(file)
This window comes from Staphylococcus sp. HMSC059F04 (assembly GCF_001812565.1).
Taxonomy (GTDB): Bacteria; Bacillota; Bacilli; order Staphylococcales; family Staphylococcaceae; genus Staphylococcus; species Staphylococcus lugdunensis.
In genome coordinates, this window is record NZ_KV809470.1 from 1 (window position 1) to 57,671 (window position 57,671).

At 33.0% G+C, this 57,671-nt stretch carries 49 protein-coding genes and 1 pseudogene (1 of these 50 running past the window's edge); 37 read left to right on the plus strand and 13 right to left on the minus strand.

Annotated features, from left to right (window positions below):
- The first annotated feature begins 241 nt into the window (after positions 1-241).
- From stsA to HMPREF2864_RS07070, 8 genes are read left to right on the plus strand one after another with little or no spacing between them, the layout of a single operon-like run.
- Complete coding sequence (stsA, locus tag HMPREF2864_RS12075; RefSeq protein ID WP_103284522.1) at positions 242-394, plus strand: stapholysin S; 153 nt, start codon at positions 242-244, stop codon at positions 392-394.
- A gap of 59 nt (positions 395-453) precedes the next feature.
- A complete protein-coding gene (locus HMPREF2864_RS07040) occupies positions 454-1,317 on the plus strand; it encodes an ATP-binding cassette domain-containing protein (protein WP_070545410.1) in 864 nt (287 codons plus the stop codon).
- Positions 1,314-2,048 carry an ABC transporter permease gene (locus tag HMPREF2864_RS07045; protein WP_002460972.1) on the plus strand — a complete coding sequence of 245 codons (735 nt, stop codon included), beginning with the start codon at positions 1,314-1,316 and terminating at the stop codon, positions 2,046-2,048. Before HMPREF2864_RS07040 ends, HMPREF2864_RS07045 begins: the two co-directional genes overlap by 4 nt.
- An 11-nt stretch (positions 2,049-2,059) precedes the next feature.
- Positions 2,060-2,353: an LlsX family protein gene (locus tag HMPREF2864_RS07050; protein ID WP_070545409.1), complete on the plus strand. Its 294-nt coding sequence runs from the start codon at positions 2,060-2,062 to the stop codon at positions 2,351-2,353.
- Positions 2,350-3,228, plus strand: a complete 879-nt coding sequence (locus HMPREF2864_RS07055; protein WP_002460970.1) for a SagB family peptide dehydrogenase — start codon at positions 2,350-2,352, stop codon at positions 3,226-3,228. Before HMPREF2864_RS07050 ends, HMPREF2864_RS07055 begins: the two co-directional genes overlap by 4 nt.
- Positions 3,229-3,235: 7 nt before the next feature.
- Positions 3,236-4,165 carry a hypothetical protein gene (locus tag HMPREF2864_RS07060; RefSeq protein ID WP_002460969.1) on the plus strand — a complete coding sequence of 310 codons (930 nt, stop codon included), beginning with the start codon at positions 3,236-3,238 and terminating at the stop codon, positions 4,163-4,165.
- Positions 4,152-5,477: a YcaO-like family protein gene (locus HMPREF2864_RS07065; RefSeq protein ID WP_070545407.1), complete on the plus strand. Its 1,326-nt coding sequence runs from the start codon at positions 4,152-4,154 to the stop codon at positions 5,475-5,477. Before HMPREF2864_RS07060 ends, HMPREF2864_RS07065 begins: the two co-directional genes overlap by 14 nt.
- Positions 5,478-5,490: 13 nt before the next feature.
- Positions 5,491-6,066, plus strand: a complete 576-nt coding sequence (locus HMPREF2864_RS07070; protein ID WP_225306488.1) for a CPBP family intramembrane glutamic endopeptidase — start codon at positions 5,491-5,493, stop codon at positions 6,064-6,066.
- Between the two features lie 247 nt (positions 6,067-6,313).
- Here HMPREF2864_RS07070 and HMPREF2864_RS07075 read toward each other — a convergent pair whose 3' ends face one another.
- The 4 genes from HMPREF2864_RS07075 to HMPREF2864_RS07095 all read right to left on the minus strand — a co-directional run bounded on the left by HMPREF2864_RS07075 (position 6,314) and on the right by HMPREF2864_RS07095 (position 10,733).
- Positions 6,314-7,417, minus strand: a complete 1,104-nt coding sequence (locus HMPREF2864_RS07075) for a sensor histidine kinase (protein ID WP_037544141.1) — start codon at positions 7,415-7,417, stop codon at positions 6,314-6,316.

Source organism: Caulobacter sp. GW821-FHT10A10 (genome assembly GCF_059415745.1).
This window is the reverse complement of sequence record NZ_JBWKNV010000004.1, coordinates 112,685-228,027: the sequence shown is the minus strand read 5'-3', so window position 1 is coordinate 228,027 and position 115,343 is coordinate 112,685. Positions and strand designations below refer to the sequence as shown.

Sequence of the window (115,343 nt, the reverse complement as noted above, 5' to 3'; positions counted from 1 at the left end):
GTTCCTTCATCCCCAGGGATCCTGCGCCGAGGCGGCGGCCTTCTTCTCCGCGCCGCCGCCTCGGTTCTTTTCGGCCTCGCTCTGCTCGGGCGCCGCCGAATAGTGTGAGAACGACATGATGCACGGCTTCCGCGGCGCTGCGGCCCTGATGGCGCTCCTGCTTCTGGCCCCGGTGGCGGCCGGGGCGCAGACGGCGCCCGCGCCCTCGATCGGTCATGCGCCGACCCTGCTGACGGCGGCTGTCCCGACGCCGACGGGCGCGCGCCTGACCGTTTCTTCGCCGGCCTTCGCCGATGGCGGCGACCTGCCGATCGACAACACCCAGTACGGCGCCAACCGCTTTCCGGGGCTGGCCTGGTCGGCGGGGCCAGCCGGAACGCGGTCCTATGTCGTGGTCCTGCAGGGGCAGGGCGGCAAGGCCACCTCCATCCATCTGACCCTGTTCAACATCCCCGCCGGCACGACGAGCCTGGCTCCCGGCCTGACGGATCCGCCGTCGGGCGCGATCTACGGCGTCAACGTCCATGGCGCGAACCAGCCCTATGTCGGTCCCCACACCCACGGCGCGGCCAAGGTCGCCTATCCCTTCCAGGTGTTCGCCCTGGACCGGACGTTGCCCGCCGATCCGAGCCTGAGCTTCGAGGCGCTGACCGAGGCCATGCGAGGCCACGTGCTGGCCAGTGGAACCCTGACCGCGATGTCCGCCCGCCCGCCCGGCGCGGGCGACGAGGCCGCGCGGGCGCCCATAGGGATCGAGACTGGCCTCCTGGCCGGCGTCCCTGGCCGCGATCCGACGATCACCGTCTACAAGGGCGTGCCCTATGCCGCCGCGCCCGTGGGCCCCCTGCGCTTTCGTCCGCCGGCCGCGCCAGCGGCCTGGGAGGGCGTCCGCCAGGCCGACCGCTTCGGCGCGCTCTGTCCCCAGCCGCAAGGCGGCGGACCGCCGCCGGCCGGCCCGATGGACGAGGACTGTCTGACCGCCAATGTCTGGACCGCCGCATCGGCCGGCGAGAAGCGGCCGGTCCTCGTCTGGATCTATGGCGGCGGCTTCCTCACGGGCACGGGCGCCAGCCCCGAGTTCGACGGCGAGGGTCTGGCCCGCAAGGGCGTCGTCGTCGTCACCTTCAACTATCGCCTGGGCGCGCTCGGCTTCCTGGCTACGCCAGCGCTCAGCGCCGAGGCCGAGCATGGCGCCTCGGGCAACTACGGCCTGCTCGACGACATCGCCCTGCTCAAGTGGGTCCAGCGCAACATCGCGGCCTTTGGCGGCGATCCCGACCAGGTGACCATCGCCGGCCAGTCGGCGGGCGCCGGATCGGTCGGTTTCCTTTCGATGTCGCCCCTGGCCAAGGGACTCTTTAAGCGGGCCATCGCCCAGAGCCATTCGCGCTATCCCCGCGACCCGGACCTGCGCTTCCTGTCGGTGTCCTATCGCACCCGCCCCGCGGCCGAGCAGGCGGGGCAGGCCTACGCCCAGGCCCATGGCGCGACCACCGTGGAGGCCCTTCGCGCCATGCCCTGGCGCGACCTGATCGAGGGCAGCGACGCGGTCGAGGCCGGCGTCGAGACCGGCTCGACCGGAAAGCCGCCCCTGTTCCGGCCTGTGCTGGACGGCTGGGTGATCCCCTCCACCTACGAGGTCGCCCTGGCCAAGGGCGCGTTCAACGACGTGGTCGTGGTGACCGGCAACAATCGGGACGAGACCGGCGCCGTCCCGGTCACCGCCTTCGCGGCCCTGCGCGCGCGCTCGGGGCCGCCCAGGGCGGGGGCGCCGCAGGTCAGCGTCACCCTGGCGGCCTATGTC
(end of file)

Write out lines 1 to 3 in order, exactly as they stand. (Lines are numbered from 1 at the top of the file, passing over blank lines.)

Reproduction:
This window comes from Staphylococcus sp. HMSC059F04 (assembly GCF_001812565.1).
Taxonomy (GTDB): Bacteria; Bacillota; Bacilli; order Staphylococcales; family Staphylococcaceae; genus Staphylococcus; species Staphylococcus lugdunensis.
In genome coordinates, this window is record NZ_KV809470.1 from 1 (window position 1) to 57,671 (window position 57,671).